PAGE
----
Risk factors for progressing to long-term opioid use:It is currently suggested that of the patients that proceed to long-term opioid use (90 days or more), two-thirds continue opioids for years later, creating life-long therapy. Current research involves evaluating what subsets of patients are likely to proceed to long-term use, particularly as (1) the vast majority of patients in randomized-controlled studies abandon opioids after short-term use due to adverse effects and/or lack of efficacy and (2) a small proportion of patients receive the majority of opioids dispensed. Subclasses of individuals who continue with long-term use have been identified as patients who use high daily doses (>100 mg morphine equivalent/day) and/or have a history of opioid misuse. The likelihood of receiving long-term opioids increases with number of pain sites, increased baseline pain, decreased baseline function, number of medical diagnoses, nicotine dependence, psychiatric diagnoses, lower self-reported mental health, fear avoidance beliefs, and lower certainty of return to work in the next six months. The most likely mental health diagnoses are anxiety disorder and post-traumatic stress disorder. It is suggested that long-term opioids are often unknowingly being used to treat the sequelae of both physical and psychological trauma. This is based on theories of endogenous opioid system disruption. (Sullivan, 2005) (Webster, 2007) (Dersh, 2007) (Dersh, 2008) (Weisner, 2009) (Braden, 2009) (Franklin, 2009) (Edlund 2010) (Morasco, 2010) (Martin, 2011) (Sullivan, 2012)
Adverse effects:These include serious fractures, sleep apnea, hyperalgesia, immunosuppression, chronic constipation, bowel obstruction, myocardial infarction, and tooth decay due to xerostomia. Neuroendocrine problems include hypogonadism, erectile dysfunction, infertility, decreased libido, osteoporosis, and depression. Men taking opioids, especially high doses and over several months, are about 50% more likely to fill a prescription for erectile dysfunction (ED), according to a study of over 11,000 men. (Deyo, 2013)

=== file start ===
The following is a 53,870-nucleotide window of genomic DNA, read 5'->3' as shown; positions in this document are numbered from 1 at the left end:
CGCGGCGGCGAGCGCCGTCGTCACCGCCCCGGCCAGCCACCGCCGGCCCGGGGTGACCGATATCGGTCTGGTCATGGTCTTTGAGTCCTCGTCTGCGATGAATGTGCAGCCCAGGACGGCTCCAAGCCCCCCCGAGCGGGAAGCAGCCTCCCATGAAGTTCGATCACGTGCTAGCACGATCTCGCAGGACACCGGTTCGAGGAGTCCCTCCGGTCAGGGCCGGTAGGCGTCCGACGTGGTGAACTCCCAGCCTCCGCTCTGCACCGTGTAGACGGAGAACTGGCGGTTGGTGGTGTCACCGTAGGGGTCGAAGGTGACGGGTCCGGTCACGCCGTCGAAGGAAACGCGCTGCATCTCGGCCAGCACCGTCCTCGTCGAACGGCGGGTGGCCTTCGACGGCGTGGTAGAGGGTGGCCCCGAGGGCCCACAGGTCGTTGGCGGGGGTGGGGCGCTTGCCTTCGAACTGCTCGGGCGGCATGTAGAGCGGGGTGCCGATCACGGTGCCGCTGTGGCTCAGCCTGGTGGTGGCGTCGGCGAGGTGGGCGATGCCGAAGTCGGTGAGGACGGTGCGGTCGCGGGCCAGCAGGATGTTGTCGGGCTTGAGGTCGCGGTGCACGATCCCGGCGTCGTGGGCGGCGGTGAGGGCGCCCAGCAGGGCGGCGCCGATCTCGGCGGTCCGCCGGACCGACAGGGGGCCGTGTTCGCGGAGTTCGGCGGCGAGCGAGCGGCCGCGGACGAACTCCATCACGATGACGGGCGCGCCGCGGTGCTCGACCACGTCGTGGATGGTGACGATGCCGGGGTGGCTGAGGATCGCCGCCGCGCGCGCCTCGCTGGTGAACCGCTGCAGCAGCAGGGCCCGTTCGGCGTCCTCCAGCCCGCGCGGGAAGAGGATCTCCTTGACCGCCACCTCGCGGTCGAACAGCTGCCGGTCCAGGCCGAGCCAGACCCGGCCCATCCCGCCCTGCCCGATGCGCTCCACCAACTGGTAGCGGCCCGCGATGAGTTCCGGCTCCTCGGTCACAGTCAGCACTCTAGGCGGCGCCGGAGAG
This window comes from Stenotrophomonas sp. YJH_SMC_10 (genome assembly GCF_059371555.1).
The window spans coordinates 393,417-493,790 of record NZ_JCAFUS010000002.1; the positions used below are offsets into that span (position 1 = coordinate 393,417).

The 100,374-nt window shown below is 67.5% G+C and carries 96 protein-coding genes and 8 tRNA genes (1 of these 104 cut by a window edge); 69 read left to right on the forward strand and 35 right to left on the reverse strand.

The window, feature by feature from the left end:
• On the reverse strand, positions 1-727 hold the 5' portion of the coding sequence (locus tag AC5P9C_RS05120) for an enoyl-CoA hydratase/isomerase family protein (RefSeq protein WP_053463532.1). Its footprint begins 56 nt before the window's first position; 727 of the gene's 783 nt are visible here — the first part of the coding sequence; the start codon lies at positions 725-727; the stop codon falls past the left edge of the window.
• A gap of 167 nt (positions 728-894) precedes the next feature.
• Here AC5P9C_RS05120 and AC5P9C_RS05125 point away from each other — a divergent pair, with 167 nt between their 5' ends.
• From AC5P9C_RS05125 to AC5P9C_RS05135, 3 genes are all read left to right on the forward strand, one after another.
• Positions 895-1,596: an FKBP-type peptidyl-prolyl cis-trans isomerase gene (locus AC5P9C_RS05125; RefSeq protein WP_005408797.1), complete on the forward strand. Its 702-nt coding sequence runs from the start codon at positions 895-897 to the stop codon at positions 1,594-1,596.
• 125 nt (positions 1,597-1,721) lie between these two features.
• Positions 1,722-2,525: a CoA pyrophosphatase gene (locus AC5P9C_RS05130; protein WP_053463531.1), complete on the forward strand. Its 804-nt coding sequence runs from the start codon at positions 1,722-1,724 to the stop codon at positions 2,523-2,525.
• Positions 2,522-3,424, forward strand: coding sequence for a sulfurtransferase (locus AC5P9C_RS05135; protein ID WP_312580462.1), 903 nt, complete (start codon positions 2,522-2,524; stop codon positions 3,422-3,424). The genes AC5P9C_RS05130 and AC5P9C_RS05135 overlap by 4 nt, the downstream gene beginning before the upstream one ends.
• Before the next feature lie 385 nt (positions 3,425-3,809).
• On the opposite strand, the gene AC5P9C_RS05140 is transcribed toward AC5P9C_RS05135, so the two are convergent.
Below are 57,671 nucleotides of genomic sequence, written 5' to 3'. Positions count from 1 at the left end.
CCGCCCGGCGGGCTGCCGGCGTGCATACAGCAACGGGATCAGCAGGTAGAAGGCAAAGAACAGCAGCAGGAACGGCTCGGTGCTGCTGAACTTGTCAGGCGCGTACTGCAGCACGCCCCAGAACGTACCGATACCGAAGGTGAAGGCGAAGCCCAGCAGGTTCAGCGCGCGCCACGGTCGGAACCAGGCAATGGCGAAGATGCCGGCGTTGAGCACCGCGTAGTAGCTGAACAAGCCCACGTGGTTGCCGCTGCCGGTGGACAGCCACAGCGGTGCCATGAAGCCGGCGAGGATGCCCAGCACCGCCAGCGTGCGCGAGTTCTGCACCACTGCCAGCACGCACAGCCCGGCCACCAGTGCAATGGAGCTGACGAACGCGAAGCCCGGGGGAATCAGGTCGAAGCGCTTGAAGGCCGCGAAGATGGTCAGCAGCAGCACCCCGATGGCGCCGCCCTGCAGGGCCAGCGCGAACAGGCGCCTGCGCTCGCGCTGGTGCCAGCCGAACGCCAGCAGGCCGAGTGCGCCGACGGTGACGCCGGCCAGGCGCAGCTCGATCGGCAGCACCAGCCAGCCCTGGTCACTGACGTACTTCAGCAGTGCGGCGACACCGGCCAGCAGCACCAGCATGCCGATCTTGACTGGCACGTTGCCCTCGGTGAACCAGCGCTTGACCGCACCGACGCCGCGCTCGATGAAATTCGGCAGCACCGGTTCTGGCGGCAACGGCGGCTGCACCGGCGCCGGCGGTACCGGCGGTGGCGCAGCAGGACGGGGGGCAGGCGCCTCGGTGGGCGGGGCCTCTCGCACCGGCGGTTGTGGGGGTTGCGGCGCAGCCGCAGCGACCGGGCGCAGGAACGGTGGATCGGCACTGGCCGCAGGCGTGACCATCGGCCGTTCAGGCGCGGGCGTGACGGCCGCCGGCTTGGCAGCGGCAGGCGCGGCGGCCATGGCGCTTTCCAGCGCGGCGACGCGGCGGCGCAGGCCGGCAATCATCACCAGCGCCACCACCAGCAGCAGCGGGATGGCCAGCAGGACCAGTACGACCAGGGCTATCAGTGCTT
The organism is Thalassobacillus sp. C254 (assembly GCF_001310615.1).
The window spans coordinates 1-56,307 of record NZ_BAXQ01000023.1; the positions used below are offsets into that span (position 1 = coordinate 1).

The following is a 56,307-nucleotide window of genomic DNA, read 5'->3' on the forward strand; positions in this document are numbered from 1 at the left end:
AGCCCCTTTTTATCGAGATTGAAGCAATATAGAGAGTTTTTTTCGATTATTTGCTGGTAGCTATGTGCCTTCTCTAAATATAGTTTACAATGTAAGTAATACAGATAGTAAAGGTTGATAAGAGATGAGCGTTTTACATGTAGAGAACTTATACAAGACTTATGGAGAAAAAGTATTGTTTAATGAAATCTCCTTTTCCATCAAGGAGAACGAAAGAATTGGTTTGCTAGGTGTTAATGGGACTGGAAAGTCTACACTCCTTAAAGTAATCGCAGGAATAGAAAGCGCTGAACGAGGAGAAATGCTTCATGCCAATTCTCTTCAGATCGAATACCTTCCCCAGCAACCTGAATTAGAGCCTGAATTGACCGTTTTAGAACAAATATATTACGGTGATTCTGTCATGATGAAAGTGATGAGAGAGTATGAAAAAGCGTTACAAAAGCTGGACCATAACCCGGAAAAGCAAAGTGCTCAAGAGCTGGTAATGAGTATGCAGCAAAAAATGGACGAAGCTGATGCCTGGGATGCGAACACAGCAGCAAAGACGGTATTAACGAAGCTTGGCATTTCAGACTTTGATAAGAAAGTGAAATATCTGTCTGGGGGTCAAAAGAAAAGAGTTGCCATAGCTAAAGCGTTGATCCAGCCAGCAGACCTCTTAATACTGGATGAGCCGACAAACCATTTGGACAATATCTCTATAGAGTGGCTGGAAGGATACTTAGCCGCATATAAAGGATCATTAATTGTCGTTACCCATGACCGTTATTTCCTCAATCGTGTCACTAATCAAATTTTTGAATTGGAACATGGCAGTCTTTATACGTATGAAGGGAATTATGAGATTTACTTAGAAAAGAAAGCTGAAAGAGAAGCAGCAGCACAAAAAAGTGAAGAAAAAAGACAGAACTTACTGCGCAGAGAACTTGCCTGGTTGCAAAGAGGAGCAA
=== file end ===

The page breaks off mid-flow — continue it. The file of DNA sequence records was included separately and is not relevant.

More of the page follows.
Risk of overdose:Since 2003, more overdose deaths have involved prescription opioid analgesics than heroin or cocaine combined. The CDC estimates that in 2008 there were almost 100 drug overdose deaths a day (in numbers nearing that of deaths from motor vehicle accidents). Opioid pain relievers accounted for 73.8% of deaths, with prescription drugs accounting for the largest increase in deaths. (MMWR, 2011) The risk of overdose increases when opioids are used with other drugs (such as benzodiazepines, cocaine, and/or heroin) or alcohol. Other risk factors include a history of substance abuse and/or of mental health disorder. The CDC states that the two main populations at risk for overdose are the approximate 9 million individuals who report long-term use of opioids, and the 5 million individuals who report non-medical use of this class of drugs. The CDC also reports increased risk for individuals on high doses of daily opioids (defined as > 100 mg of oral morphine equivalents a day) who seek care from multiple providers. Individuals with these characteristics were found to represent 40% of overdose deaths. Another concern is that this is a group of individuals who are likely to divert drugs. Statewide data has found that 25% to 66% of those who die of pharmaceutical overdose were taking drugs prescribed to someone else. (Mirakbari, 2003) (CDC, 2012) (CDC, 2011) (Webster, 2011). (Gomes, 2011) (Dunn, 2010) (Bohnert, 2011) (Bohnert 2012) As users of opioids get older, their risk for overdose death increases dramatically. (Pierce, 2015) See Opioid, dosing.